Harris also will attempt to distinguish herself from other progressive candidates like Sanders and Warren by addressing the high cost of living and difficulties in housing, declaring she “thinks of housing as a basic human and fundamental right.”
Moving to possibly the most central part of her message as a candidate, Harris began discussing healthcare- the biggest issue of the 2018 Midterm elections and likely the 2020 Presidential race- starting at a place that “healthcare should be understood to be a right and not just a privilege for people who can afford it.”
Harris, who is one of several candidates who supports Senator Sanders’ Medicare for All bill, explained her reasoning that “drug companies put profit ahead of public health. A quarter of diabetes patients cannot afford their insulin.” Harris explained the pros of Medicare for All that “part of the benefit is we would all be in the same system so all of us being together can negotiate the prices down from those drug companies.” While Senator Harris has signed onto a specific bill as a co-sponsor, it will still be a central question of her campaign as to how she- and many other supporters of Medicare for All- plan on addressing the transition period from a privatized insurance system to a single-payer one.
One of the biggest questions in Harris’ candidacy will come from many progressives who hold questions regarding her record as the San Francisco DA and Attorney General of California on her views over criminal justice. Harris explained how she “made a very conscious decision in becoming a prosecutor,” a decision shaped by her parents’ participation in the Civil Rights Movement as students at Cal Berkeley and a desire to affect change from the inside.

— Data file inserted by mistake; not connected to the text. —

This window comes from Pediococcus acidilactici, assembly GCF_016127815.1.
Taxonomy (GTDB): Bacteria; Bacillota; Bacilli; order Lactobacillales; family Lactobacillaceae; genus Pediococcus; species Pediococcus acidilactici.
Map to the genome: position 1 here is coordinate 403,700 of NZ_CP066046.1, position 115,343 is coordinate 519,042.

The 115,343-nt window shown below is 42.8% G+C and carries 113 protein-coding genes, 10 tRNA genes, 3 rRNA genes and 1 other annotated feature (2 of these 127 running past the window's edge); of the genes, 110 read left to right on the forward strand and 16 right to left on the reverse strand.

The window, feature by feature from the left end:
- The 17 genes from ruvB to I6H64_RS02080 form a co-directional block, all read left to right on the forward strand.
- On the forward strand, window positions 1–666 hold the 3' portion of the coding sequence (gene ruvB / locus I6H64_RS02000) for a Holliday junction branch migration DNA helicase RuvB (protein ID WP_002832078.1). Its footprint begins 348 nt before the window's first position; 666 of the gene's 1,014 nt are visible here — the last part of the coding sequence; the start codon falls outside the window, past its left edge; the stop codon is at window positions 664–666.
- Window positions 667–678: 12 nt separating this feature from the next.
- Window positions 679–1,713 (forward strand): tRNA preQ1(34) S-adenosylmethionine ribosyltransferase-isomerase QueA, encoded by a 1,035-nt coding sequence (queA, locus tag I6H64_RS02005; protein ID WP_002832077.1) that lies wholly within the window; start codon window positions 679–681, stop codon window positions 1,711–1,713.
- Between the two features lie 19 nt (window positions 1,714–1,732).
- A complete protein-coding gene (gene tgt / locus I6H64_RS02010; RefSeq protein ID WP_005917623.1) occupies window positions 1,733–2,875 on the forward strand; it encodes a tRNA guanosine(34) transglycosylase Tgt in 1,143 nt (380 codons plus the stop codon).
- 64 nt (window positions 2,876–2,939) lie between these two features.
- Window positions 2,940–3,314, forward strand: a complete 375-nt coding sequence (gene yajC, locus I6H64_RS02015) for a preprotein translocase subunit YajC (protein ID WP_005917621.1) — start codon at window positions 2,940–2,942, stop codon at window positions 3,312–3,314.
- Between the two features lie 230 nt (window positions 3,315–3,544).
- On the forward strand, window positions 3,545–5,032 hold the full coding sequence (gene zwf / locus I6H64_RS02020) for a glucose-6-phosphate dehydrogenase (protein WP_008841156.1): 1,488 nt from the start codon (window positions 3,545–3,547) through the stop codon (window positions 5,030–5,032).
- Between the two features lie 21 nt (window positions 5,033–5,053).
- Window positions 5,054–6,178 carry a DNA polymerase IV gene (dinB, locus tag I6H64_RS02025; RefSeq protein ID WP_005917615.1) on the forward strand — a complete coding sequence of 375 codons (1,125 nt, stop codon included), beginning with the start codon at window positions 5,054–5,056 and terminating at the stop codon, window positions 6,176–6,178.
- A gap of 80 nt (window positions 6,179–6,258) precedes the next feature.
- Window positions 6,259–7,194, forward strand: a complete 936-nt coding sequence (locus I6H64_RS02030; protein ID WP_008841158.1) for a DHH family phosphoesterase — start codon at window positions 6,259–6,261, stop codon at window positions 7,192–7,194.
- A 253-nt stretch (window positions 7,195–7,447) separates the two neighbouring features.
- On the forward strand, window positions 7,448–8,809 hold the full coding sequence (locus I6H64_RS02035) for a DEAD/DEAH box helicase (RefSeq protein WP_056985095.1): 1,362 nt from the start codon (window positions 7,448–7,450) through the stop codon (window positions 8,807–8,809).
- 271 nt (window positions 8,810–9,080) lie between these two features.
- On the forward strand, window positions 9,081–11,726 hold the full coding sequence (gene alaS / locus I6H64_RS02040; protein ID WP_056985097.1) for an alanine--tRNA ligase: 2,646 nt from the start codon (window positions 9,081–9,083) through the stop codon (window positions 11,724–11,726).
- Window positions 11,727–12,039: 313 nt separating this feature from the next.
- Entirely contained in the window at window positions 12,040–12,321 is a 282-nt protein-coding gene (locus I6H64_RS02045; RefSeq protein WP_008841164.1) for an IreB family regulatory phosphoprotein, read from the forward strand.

Harris defended her record as a prosecutor, pointing out her creation of a reentry program for felons in California- including drug offenders- and that she helped lower re-incarceration rates in the state’s prisons, creating a model that many other states have adopted in their justice systems.
Harris explained that “for too long we have been offered a false choice, soft or tough on crime rather than smart on crime.” She explained how “as president of the US, she will appoint the next Attorney General who will be someone who will create reentry in the United States,” adding her support of legalizing marijuana nationally.
Turning to her message against incumbent President Trump, Harris pointed out the many ways Trump has attempted to divide America. “This is a president that has by words and deed attempted to have us point fingers at each other and in very powerful voices sowed division and distrust. This is a question of who we are and who we want to be there is a certain fundamental truth: the vast majority of us have so much more in common than what separates us. You know when I say that the 3:00 am though, when we wake up thinking that thought, it is never through the lens of the party we register to vote.”
Harris differentiated herself from President Trump, explaining that “what [she] believes we need is someone who has the ability, the future in which everyone has a vision where they can see themselves. I have that vision.”
The Senator, a lifelong public servant from her days in the Alameda County courthouse in Oakland, has echoed her campaign slogan, one she said each time she was sworn in as an elected attorney, “Kamala Harris For the People.” She echoed this sentiment in her closing comments, saying “we want to have a president that understands the nobility of public trust,” a message Harris will hope to use on the campaign trail and debate stage against President Trump if she can outpace a crowded and talented field of potential Democratic nominees in 2020.
Stay tuned to The Roundup for more 2020 election coverage.